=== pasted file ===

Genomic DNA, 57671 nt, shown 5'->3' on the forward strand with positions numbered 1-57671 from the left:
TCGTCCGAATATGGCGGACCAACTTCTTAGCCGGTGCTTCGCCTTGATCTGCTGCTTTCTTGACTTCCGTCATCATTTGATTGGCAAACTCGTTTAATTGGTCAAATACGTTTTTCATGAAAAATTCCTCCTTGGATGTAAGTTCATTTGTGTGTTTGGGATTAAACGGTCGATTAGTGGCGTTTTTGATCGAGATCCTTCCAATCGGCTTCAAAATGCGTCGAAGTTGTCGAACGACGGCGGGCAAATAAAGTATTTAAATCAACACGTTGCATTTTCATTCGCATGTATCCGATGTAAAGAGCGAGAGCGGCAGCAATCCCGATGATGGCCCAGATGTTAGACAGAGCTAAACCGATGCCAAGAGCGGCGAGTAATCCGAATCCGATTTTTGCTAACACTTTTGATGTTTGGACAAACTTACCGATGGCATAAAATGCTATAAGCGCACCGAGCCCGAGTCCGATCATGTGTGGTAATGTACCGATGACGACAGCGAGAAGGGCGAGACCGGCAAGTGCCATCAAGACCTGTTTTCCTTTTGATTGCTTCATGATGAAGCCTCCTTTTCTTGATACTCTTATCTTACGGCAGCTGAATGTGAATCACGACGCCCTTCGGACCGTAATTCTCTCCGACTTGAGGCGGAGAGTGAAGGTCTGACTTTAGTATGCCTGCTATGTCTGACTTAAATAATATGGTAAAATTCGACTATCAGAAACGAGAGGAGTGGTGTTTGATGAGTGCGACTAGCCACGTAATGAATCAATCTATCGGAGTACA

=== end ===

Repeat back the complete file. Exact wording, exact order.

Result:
Genomic DNA, 57671 nt, shown 5'->3' on the forward strand with positions numbered 1-57671 from the left:
TCGTCCGAATATGGCGGACCAACTTCTTAGCCGGTGCTTCGCCTTGATCTGCTGCTTTCTTGACTTCCGTCATCATTTGATTGGCAAACTCGTTTAATTGGTCAAATACGTTTTTCATGAAAAATTCCTCCTTGGATGTAAGTTCATTTGTGTGTTTGGGATTAAACGGTCGATTAGTGGCGTTTTTGATCGAGATCCTTCCAATCGGCTTCAAAATGCGTCGAAGTTGTCGAACGACGGCGGGCAAATAAAGTATTTAAATCAACACGTTGCATTTTCATTCGCATGTATCCGATGTAAAGAGCGAGAGCGGCAGCAATCCCGATGATGGCCCAGATGTTAGACAGAGCTAAACCGATGCCAAGAGCGGCGAGTAATCCGAATCCGATTTTTGCTAACACTTTTGATGTTTGGACAAACTTACCGATGGCATAAAATGCTATAAGCGCACCGAGCCCGAGTCCGATCATGTGTGGTAATGTACCGATGACGACAGCGAGAAGGGCGAGACCGGCAAGTGCCATCAAGACCTGTTTTCCTTTTGATTGCTTCATGATGAAGCCTCCTTTTCTTGATACTCTTATCTTACGGCAGCTGAATGTGAATCACGACGCCCTTCGGACCGTAATTCTCTCCGACTTGAGGCGGAGAGTGAAGGTCTGACTTTAGTATGCCTGCTATGTCTGACTTAAATAATATGGTAAAATTCGACTATCAGAAACGAGAGGAGTGGTGTTTGATGAGTGCGACTAGCCACGTAATGAATCAATCTATCGGAGTACA